Subject: Re: All instances
From: Erik Naggum <>
Date: Mon, 18 Jun 2001 22:00:36 GMT
Newsgroups: comp.lang.lisp
Message-ID: <>

* "Geoff Summerhayes" <>
> I must be missing the point then.

  Most probably.  I am unable to reconnect what have been talking about
  with your argument.

> Wasn't MOP designed, in part,to provide information about the specifics
> of an application for the purpose of allowing greater understanding of
> it's inner workings?

  That is so not the point.  Yes, wonderful tools exist to further both
  introspection in a system and learning and understanding in its users.
  Some of these tools actually make possible both thinking and solutions
  that would have been impossible to predict before it was deployed.  That
  is the mark of a truly good idea.  However, all good ideas can be carried
  too far and turn into _very_ bad ideas.  E.g., the idea that members of a
  family pool their efforts and their earning so that the whole family can
  prosper as a result is a good idea, because of the preexisting commitment
  among the family members to the family.  Doing exactly the same thing for
  a country of a hundred million people is not a good idea because there is
  no commitment from a citizen to a country on that scale.

> I think the ability to query a system to find out what it's current state
> it's in directly, instead of looking at source and making an educated
> guess, is a good thing.

  I suggest that you look at the conditions that make it a good thing and
  see if you can find ways that some or all of those conditions can fail to
  be met with disastrous results.  So far, all you have done is show us
  that you can think of positive consequences of having those conditions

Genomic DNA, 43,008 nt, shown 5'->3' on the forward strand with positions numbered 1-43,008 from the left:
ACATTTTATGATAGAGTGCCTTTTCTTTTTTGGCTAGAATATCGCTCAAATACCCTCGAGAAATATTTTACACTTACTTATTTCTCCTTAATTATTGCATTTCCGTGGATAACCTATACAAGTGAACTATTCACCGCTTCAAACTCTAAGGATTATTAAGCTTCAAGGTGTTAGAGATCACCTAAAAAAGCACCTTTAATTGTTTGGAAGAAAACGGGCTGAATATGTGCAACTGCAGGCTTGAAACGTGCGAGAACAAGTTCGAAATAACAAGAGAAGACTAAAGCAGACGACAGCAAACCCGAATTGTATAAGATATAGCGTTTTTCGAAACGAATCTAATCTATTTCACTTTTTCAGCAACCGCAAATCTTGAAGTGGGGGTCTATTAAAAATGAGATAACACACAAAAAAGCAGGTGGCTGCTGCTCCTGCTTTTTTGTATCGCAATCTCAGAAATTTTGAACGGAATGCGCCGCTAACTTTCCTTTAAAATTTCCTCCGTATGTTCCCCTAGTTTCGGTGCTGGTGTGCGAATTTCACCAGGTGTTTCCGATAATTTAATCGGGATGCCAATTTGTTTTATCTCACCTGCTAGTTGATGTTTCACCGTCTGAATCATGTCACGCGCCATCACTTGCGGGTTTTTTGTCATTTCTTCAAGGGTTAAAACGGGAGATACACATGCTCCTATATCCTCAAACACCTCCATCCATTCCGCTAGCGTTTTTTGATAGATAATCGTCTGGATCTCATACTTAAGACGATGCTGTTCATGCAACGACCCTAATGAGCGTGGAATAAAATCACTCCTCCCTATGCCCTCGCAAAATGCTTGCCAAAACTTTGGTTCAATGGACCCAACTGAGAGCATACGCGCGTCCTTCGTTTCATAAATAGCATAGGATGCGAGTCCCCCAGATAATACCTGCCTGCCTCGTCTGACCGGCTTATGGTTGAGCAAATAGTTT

met.  That is, frankly, utterly uninteresting.  We all agree that all of
  this stuff has useful aspects.  _Nobody_ is arguing against these things.

  I am, however, arguing against the standard implementation of a _specific_
  feature that has more negative aspects to it than positive because the
  conditions that are usually met by introspective functions are _not_ met
  by this particular feature.  Somewhere along the line, I think you managed
  to conclude the general from the specific, when the general was already
  taken for granted, and argue for the specific based on arguments for the
  general.  Both of which as disastrous logical fallacies.  I have a hard
  time even coming to grips with the proportion of such an invalid argument.
  It is virtually a textbook example of how _not_ to argue for something.

  We have been told that this allInstances feature is great _because_ of
  the lack of documentation in large systems.  I know, from experience,
  that that documentation is lacking _because_ of the availability of
  features that obviate the need for proper documentation.  Thus, a feature
  that is "good" has very, very bad consequences because it turns people
  who are resource-conscious into worse programmers when they _know_ that
  whoever has to deal with their code is probably going to skip reading the
  documentation when they have that tool, too, so they never bother to write
  it in the first place, in a wonderful process of proving themselves right:
  Of course they didn't read the non-existing documentation before they used
  the allInstances trick to discover the information they were looking for!

  Please think things through, do not stop thinking just because of the sexy
  surface appeal of something.

  Travel is a meat thing.